• Female trichomoniasis – Trichomonas vaginalis parasiteIn females, trichomoniasis can make the genitals burn, itch or feel sore. About two percent of women develop a reddened, swollen cervix, also known as “strawberry cervix,” or colpitis macularis. It may become uncomfortable to urinate. You might also notice changes in your vaginal discharge. For instance, some sufferers experience abnormal volumes of discharge or notice that the consistency of their discharge has become unusually frothy, runny or thick. This substance may range in color from clear or white to yellowish or greenish, and it often emits an uncharacteristic, unpleasant odor commonly described as “fishy” or “musty.” In some cases, the vaginal discharge will contain blood.
  • In males, trichomoniasis infections can be associated with a burning sensation that typically follows ejaculation or urination. The urethra, or inside of the penis, may also itch, feel irritated or produce abnormal discharge.

Shared Experiences

One common symptom that impacts both sexes is the fact that trich might make sexual activity feel distinctly uncomfortable. Regardless of their sex, infected individuals can experience symptoms of varying severity, with some people reporting only mild discomfort and others noting that their genitals become extremely inflamed and outright painful. Some people report feeling the urge to urinate more often than they normally would.

Not every STI carrier has all of the symptoms. You and your partner might not even experience the same issues. One important thing to remember is that because a parasite causes trich, it can have a long-term impact. If left untreated, the infection may last for years even if it seems to go away periodically.

Many of the symptoms associated with trichomoniasis also occur in patients with other STIs, such as yeast infections and urinary tract infections, or UTIs. This unfortunate reality can make it difficult to distinguish between trich and other diseases, so professional testing and diagnosis are essential.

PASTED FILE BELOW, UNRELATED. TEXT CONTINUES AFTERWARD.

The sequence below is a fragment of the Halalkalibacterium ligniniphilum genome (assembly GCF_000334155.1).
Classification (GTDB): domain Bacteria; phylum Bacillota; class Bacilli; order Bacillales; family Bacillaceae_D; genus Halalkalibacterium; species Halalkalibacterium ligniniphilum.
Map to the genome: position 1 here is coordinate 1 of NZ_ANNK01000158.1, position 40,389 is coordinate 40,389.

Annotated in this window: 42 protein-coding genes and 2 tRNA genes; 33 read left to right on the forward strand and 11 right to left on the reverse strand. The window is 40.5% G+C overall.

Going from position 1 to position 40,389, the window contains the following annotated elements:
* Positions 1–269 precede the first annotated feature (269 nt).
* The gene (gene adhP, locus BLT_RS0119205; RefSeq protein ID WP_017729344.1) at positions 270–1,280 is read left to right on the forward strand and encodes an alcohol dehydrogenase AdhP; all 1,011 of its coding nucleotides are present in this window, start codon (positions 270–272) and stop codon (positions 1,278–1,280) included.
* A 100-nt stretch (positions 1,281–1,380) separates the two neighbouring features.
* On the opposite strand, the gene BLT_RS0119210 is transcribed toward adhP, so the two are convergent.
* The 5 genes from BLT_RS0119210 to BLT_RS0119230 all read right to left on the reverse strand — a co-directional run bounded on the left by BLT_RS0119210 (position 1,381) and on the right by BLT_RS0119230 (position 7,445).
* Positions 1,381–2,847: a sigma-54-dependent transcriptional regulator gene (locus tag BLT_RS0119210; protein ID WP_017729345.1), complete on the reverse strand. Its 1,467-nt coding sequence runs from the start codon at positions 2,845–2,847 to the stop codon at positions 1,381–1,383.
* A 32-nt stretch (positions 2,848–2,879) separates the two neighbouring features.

Causes

Infection by Trichomonas vaginalis is the sole cause of trichomoniasis. Because men typically experience fewer symptoms, they may fail to seek treatment, and healthcare professionals might not diagnose them. Unprotected sexual activity with an infected individual is the primary cause of infection.

Testing and Diagnosis

Thanks to years of study, there are various testing options for people who think that they might have trich. Since these diagnostic techniques are low-cost, minimally invasive and commonplace, it’s definitely worth taking the time to get tested.

Trichomoniasis Diagnosis

As with many STIs, trich diagnosis begins with an examination. Your caregiver may perform a visual inspection of your genitals to eliminate other common infections before deciding what to test for. In many cases, you’ll be tested for multiple things to increase the accuracy of the diagnosis. After that, you might be asked to provide a urine sample for lab examination. Doctors can also use a cotton swab to collect cell samples from your genitals.

Once they’ve taken a sample, your caregiver will typically send it to an independent lab. By growing the sample cells in a sterile culture, technicians can determine what exactly they are and help confirm the diagnosis. Other techniques include examining the sample under a microscope, which is more affordable yet less accurate than the culture option. The costliest, most sensitive method is nucleic acid amplification testing, or NAAT, which involves hunting for specific genetic materials and byproducts associated with the Trichomonas vaginalis organism.

Prevention

Not having sex or sticking to one partner are good ways to prevent the spread of infection. Since these options are unrealistic for many people, however, it’s important to use protection. Trichomoniasis can’t spread through physical barriers, so wearing a male or female condom can make it safer to have intercourse with an infected individual. In most cases, it’s wise to avoid sharing sex toys.

Getting tested at the first sign of symptoms is also another critical aid in prevention. The less time you spend engaging in sexual activity without knowing that you’re infected or whether your partner is infected, the higher the chances are that you won’t play a role in spreading trich. Also be aware that since trich tests aren’t typically part of physical exams, it’s up to you to request one if you suspect something.

Treatment

Although trich is extremely common, it’s also extremely easy to deal with. There are a number of cures, so it’s important to talk to your caregiver about what’s best for you.

Treatment for Couples

Treating your partner is just as important as getting treated yourself. Even if you get cured, you may become reinfected down the line by a sexual partner who continues to harbor the STI. In most cases, doctors will recommend that you and your partner undergo treatment at the same time.

Antibiotics